On Friday 19th January 1940, in heavy weather, the British steamer Kirkpool foundered on Castle Beach in Falmouth. The ship, belonging to Messrs R Ropner & Co., had been anchored out in Falmouth bay but had started to drag her anchor in the bad weather. A dramatic rescue operation ensued.
Edward Hayball was on board the ship that day. He tells us: “…in the middle of a blizzard, we anchored off Falmouth. I was at the wheel… It was blowing a gale and the snow was like needles when it hit my face”.
“At 5 o’clock the next morning the ordinary seaman woke me; he was in a right panic and said: ‘She is dragging,’ – that is, the anchor wasn’t holding.”
The crew were raised and the Captain radioed for help. Unable to start their engines in time, the ship was stranded, unable to resist the drag on the anchor. Hayball tells us: “At about 8.15 there was a hell of a bump and a grinding noise, then more bumps, the benches were turned over, and the table. We ended up on the floor. We scrambled out on deck and could see we were well and truly on the rocks” A tug was sent to assist and tried in vain to help the stricken ship off the rocks.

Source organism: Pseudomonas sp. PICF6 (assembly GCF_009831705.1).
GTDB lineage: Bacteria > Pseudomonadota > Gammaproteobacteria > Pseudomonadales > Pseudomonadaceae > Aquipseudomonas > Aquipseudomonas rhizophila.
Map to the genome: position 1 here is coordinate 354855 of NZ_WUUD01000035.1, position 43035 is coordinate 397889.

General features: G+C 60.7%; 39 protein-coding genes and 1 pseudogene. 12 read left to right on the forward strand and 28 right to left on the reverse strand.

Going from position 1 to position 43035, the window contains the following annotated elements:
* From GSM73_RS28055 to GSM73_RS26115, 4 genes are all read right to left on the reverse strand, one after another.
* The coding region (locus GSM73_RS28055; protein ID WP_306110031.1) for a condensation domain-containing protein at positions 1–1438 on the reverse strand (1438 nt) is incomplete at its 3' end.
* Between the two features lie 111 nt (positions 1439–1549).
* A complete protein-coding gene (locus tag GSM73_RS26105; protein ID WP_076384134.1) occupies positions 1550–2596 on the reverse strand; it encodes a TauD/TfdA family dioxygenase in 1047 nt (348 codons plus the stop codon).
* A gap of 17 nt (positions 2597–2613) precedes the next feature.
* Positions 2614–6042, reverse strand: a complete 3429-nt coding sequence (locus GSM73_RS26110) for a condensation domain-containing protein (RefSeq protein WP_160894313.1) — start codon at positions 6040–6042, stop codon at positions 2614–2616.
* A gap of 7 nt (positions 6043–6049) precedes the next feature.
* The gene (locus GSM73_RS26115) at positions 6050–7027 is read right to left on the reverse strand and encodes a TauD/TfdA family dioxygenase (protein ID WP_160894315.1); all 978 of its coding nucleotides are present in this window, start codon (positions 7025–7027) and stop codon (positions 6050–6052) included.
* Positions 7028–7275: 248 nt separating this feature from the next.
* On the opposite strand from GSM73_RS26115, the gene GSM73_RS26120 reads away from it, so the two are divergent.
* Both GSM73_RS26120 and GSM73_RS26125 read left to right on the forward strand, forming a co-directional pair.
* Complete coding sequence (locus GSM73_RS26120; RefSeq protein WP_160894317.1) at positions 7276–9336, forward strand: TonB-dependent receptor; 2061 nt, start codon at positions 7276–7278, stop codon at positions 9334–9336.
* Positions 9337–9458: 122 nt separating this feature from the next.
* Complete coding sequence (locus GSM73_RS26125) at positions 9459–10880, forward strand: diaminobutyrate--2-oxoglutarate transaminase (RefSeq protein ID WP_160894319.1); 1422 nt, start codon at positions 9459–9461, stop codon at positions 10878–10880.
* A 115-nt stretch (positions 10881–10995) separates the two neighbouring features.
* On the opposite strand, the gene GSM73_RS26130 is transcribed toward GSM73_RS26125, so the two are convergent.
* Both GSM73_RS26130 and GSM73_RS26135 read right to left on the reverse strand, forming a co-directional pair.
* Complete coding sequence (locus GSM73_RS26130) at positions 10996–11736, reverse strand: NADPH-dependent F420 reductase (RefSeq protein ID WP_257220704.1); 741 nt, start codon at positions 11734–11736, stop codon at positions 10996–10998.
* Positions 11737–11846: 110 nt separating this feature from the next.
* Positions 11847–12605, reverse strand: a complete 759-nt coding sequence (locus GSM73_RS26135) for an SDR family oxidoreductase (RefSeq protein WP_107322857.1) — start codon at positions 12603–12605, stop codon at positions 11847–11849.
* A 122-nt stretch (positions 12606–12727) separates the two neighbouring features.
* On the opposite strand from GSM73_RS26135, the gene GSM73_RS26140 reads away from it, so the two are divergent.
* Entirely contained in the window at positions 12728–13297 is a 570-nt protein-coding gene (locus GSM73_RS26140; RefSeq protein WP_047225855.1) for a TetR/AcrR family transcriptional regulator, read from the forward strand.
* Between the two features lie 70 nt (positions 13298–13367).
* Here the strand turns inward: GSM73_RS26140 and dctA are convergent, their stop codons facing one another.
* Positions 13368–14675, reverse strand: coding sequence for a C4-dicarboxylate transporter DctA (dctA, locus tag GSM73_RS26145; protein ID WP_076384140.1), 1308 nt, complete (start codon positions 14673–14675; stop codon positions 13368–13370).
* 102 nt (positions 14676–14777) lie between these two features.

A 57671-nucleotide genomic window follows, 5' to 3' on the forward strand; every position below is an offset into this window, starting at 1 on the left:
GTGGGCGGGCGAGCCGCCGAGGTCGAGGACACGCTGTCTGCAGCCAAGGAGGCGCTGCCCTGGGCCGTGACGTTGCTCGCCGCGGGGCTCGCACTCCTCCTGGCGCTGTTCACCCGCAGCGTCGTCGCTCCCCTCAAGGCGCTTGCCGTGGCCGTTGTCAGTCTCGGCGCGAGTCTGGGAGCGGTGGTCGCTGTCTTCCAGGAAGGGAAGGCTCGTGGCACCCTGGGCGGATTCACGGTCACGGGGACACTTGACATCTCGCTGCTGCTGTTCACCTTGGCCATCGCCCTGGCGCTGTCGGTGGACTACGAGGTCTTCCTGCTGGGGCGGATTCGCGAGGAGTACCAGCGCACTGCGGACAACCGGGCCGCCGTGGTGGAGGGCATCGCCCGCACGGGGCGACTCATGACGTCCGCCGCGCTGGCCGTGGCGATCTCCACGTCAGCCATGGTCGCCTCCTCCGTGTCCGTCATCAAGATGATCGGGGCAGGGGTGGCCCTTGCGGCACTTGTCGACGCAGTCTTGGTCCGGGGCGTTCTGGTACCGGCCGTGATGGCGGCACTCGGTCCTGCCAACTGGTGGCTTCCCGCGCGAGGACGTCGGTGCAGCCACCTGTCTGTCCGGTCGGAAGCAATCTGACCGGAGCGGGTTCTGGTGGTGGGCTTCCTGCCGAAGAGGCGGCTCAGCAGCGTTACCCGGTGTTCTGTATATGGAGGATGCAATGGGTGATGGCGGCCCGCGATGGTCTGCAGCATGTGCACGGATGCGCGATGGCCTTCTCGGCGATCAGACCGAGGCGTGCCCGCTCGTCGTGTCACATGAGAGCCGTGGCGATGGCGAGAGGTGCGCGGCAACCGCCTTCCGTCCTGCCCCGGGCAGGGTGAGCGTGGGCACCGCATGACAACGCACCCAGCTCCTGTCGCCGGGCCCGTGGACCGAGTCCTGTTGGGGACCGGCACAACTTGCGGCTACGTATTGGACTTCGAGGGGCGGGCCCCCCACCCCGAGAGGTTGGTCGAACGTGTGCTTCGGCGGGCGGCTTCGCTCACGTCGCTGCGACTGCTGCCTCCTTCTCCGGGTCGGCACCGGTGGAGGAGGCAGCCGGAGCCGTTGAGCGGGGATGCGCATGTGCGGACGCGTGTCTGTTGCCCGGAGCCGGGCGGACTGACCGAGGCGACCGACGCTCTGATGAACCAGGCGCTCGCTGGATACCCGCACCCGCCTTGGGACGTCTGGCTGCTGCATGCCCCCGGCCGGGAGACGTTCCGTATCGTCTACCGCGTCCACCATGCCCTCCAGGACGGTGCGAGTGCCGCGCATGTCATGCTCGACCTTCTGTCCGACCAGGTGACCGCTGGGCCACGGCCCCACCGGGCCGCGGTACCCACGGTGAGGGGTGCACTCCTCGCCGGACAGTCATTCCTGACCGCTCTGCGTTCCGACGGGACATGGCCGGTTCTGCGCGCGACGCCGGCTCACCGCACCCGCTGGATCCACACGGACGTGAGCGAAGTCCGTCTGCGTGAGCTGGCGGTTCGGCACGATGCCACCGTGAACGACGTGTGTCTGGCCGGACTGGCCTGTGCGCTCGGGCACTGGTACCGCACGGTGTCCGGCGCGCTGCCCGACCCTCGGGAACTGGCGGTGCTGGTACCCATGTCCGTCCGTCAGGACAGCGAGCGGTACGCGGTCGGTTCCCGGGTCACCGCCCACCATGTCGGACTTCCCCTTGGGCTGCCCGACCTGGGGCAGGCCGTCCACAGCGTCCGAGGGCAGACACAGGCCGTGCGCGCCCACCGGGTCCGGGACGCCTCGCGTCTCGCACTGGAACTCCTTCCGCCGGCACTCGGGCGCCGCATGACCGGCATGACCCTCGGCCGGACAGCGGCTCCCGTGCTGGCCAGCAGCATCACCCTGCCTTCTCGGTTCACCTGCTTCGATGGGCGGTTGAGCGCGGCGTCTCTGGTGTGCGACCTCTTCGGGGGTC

Eventually the decision was made to abandon ship and the Falmouth lifeboat arrived to rescue the crew. A newspaper report of the time describes that the lifeboat was able to come alongside the lee of the boat, very close to the shore, and was able to rescue 14 of the 35 crew. The remaining crew worked with the tug to make another attempt to pull the ship off the rocks, but to no avail. Eventually the lifeboat made a second trip out and removed the final crew from the Kirkpool.
The crew were greeted with open arms by the people of Falmouth, many of whom had gathered on the beach and watched the drama unfold. Hayball describes the welcome: “The Falmouth people were very good to us; we were soaked to the skin and frozen…They gave us blankets to put around us, put lighted cigarettes in our lips… The British Legion… took us into a pub on the quay and the head man bought us a large rum and a pint on the Legion, and then another out of his own pocket.”
The stranding on Castle Beach was not the end of the Kirkpool. She was eventually sunk by a German raider in April 1942 in the South Atlantic whilst carrying coal from Durban, S Africa to Motevideo, Uraguay. The 17 surviving crew were picked up by the German ship and were transferred to a Japanese prisoner of war camp at Fukushima.